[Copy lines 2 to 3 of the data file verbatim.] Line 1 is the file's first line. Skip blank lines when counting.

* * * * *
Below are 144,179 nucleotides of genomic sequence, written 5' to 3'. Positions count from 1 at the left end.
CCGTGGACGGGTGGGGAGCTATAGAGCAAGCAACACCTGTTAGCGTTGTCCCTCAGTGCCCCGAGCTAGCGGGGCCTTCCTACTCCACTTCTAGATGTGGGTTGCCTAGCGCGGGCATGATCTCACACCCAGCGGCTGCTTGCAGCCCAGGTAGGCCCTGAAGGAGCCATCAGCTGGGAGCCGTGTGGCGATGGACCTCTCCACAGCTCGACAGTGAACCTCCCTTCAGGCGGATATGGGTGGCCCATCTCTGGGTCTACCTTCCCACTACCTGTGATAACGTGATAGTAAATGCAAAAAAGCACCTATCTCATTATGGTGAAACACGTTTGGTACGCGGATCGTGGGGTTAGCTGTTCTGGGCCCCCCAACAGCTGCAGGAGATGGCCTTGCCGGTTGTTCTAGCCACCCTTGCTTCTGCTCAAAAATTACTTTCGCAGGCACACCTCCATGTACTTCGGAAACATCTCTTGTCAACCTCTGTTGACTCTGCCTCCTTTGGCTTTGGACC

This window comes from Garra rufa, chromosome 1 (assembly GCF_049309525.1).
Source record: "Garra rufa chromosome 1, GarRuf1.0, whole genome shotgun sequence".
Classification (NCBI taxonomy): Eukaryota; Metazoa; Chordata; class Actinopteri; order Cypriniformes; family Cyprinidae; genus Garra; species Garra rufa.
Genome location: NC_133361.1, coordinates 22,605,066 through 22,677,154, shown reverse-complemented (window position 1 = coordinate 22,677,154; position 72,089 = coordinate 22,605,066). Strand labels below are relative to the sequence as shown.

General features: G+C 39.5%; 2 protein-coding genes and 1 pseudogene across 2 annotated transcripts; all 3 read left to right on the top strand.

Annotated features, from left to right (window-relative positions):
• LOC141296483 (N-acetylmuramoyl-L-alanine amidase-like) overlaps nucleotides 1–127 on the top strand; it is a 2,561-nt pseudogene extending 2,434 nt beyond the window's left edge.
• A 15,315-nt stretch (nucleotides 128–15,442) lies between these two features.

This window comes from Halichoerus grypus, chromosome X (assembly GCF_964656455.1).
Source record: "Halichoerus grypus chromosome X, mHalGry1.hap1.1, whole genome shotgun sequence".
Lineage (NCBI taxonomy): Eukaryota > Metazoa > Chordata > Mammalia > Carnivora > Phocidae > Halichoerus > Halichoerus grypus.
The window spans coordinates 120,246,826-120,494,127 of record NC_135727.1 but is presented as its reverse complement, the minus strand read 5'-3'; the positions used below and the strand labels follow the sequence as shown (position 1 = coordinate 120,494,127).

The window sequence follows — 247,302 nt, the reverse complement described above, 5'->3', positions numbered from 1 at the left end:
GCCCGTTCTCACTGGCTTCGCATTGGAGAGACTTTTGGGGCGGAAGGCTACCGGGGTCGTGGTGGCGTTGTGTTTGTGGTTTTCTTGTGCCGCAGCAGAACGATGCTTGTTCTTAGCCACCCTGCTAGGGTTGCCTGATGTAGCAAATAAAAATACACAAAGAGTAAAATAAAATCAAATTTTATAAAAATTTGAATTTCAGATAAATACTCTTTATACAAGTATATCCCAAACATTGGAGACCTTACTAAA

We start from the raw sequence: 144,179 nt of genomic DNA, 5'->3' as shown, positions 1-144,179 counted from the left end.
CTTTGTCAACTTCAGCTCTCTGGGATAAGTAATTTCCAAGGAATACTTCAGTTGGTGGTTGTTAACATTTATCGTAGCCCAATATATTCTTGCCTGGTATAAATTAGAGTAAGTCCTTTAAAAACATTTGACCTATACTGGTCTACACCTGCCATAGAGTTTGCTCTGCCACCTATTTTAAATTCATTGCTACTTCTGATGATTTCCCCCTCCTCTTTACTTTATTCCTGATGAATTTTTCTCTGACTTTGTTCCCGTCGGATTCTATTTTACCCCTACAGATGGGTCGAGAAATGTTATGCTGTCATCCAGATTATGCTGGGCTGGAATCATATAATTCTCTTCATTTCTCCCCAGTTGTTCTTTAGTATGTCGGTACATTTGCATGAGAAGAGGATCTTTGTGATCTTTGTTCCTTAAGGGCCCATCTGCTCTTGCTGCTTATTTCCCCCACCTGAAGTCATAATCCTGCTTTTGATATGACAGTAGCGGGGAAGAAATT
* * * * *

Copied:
CCGTGGACGGGTGGGGAGCTATAGAGCAAGCAACACCTGTTAGCGTTGTCCCTCAGTGCCCCGAGCTAGCGGGGCCTTCCTACTCCACTTCTAGATGTGGGTTGCCTAGCGCGGGCATGATCTCACACCCAGCGGCTGCTTGCAGCCCAGGTAGGCCCTGAAGGAGCCATCAGCTGGGAGCCGTGTGGCGATGGACCTCTCCACAGCTCGACAGTGAACCTCCCTTCAGGCGGATATGGGTGGCCCATCTCTGGGTCTACCTTCCCACTACCTGTGATAACGTGATAGTAAATGCAAAAAAGCACCTATCTCATTATGGTGAAACACGTTTGGTACGCGGATCGTGGGGTTAGCTGTTCTGGGCCCCCCAACAGCTGCAGGAGATGGCCTTGCCGGTTGTTCTAGCCACCCTTGCTTCTGCTCAAAAATTACTTTCGCAGGCACACCTCCATGTACTTCGGAAACATCTCTTGTCAACCTCTGTTGACTCTGCCTCCTTTGGCTTTGGACC

This window comes from Garra rufa, chromosome 1 (assembly GCF_049309525.1).